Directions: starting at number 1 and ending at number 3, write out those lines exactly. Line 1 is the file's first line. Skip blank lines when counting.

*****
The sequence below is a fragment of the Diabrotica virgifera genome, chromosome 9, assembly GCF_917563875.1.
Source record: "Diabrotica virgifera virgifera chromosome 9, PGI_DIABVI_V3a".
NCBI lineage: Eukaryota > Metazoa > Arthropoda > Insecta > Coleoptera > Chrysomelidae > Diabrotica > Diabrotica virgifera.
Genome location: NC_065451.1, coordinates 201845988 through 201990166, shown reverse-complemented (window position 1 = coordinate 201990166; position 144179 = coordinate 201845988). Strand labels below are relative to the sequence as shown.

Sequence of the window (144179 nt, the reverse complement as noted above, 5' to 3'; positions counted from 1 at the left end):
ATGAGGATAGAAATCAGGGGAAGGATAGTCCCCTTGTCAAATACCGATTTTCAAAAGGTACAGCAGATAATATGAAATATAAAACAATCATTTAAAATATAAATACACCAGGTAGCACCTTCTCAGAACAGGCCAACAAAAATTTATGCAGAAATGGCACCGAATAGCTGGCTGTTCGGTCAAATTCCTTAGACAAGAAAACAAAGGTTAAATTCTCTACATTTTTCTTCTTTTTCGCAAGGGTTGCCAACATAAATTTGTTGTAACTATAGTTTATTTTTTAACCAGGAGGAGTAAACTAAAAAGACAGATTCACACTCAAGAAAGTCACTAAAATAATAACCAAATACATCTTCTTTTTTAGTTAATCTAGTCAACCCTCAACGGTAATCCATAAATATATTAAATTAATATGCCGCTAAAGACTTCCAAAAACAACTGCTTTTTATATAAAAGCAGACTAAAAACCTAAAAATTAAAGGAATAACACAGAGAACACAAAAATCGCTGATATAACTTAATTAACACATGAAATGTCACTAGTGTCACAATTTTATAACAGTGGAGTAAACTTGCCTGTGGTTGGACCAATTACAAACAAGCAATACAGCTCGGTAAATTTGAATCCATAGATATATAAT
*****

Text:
The sequence below is a fragment of the Diabrotica virgifera genome, chromosome 9, assembly GCF_917563875.1.
Source record: "Diabrotica virgifera virgifera chromosome 9, PGI_DIABVI_V3a".
NCBI lineage: Eukaryota > Metazoa > Arthropoda > Insecta > Coleoptera > Chrysomelidae > Diabrotica > Diabrotica virgifera.